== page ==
Evidence submitted by Computer Weekly
Computer Weekly supports the main objectives
of the NHS's National Programme for IT NPfIT], particularly the
aim of providing an accurate, useful and up to date electronic
health record that is always available to clinicians when they
Some of our readers have told us how the treatment
of their relatives was not what it should have been because the
paper records were not available.
Howeverand this is one of our biggest
concerns about the NPfITstrong, well supported objectives
do not justify a flawed project.
For more than 15 years we have investigated
the common factors in IT-based projects and programmes that succeed
or fail to meet expectations. We hope the NPfIT succeeds and there
have indeed been some specific successes. On the whole, however,
the programme has already fallen into traps that have ensnared
some other large, high-risk IT-based projects and programmes.
There are doubts it will work as originally intended.
For these reasons we believe that there should
be a published and genuinely independent review of the NPfIT.
If all is well the results of the review may placate those who
are concerned about the £12.4 billion programme. It may also
provide evidence with which to market the programme's benefits
to doctors and nurses.
If all is not well, a review would provide evidence
of the need for a rethink; and the sooner the better, before billions
are spent without commensurate benefit to the NHS and patients.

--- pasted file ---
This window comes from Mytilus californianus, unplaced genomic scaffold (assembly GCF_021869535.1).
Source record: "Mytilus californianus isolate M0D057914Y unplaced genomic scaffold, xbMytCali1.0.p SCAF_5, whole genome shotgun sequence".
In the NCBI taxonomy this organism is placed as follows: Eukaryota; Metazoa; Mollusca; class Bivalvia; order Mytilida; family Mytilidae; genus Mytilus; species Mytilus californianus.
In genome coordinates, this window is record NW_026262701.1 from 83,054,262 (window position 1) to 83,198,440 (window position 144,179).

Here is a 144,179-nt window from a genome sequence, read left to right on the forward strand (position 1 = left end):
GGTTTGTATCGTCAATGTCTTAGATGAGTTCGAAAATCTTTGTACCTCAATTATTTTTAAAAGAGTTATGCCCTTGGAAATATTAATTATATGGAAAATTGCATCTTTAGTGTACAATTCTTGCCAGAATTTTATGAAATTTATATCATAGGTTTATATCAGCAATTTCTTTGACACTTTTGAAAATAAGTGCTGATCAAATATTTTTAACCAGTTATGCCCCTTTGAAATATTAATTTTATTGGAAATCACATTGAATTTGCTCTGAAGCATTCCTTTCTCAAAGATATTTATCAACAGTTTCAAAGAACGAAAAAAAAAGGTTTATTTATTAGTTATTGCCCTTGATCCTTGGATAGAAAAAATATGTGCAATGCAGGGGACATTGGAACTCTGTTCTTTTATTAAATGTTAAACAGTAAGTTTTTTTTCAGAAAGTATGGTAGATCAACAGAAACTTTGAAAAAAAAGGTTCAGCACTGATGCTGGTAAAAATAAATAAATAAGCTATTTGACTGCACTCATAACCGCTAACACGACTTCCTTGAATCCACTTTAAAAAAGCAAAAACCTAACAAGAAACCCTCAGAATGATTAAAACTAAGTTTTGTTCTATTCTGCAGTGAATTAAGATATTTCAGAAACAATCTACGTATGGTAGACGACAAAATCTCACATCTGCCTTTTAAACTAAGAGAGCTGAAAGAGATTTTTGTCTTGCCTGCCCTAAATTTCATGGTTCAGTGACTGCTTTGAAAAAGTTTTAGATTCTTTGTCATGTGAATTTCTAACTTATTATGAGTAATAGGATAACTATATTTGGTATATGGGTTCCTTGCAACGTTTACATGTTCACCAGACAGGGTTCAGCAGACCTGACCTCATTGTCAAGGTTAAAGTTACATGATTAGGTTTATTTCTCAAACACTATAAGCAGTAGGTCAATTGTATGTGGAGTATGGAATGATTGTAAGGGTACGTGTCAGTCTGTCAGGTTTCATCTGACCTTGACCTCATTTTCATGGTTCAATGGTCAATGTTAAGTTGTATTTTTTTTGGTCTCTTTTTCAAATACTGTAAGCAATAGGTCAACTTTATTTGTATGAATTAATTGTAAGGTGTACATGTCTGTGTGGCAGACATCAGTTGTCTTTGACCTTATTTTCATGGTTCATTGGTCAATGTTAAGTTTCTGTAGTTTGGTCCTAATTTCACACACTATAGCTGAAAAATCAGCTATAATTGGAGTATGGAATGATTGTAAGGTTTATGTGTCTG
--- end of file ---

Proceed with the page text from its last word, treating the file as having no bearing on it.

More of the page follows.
In 1998 Computer Weekly urged the Transport
subcommittee to ask the government to commission an independent
review of a project to build air traffic control systems at Swanwick
in Hampshire. That review's recommendations arguably made the
difference between success and failure.
The Swanwick project had then been running about
four years behind schedule. Our call for an independent review
was opposed strongly by National Air Traffic Services. Its directors
told the Transport subcommittee that a review would be an unnecessary
distractionthe argument put forward by the Department of
Health in opposing a published independent review of the NPfIT.
In the case of the Swanwick systems, the government decided in
1999 to commission independent reviews in opposition to National
Air Traffic Services.
The Department of Health's rejection of a published
independent review of the NPfIT is one of our main concerns about
the programme. We are advised by senior members of the Association
for Project Management that a high-level review of the NPfIT could
be carried out in less than a month and by no more than six people
if they are given access to the right documents and senior personnel.
It would establish the health or otherwise of the programme.
Below we list some of those traps and some of
chief concerns expressed to us about the NPfIT:
1. The delay in the delivery of core software,
which in the case of the NPfIT includes a Care Records Service,
has proved in some past projects to be a symptom not of teething
difficulties but deep-rooted defects in design, scope and ambition
that could affect the successful outcome of the programme.
2. Delays in the delivery of core software
were symptoms preceding the failure of the Libra project, the
main aim of which was to install a unified case management system
for magistrates' courts across the country. Today, more than 15
years after the initial project attempt failed, no single system
has been rolled out across the country, though there have been
several attempts. One problem is complexity: magistrates' courts
have different ways of doing thingsas have hospitals. And
despite Libra's complexity, it is a tiny project compared with